The Arab Spring has shown that revolt in one country can rapidly spread to nearby nations who identify with the precursor, and one Arab country after another has witnessed rebellion against decades-old autocracy.
But there is another critical dynamic at play in the collapse of the Arabian ancient regime, and that is the impact of these revolutions on autocracies far away — further even than Iran, which of course has struggled with its own revived domestic uprising.
While the Chinese leadership was perturbed by the Arab uprisings, North Korea’s reaction is particularly instructive: reporting on the Arab Spring there is, naturally, forbidden, but Pyongyang has also refused permission for expatriates in Libya and Egypt to return, lest they bring the revolution home. Moreover, Kim, along with his heir apparent, recently visited his personal bodyguard detail, further suggesting he is not taking the Arab Spring lightly. Economic and diplomatic relations between North Korea and Qaddafi were also strong: North Korea provided its ally with weapons to use against his own people, and now, with Qaddafi gone, Pyongyang has lost another friend and economic partner.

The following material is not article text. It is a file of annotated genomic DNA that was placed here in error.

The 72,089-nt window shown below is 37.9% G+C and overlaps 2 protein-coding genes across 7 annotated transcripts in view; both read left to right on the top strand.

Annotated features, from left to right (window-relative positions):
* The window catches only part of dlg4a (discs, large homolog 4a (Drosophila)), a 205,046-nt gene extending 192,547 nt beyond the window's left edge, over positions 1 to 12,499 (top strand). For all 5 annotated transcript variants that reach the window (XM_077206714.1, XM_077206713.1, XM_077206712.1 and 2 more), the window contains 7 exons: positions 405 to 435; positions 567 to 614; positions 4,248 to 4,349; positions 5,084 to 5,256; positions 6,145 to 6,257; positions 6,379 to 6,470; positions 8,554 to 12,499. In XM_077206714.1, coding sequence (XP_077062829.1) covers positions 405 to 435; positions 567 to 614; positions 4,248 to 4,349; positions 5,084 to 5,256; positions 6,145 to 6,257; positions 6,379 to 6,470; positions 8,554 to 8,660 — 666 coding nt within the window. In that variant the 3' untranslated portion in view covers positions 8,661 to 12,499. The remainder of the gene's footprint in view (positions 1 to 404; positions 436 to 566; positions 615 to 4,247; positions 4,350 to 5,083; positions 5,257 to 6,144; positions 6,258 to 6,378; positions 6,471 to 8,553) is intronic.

Whether the toppling of Arab rulers is ultimately mirrored elsewhere in the world or not, it is clear that the elimination of any autocracy is not only a portal to freedom in that country, but a blow to dictatorship everywhere and a frightening portent for foreign autocrats.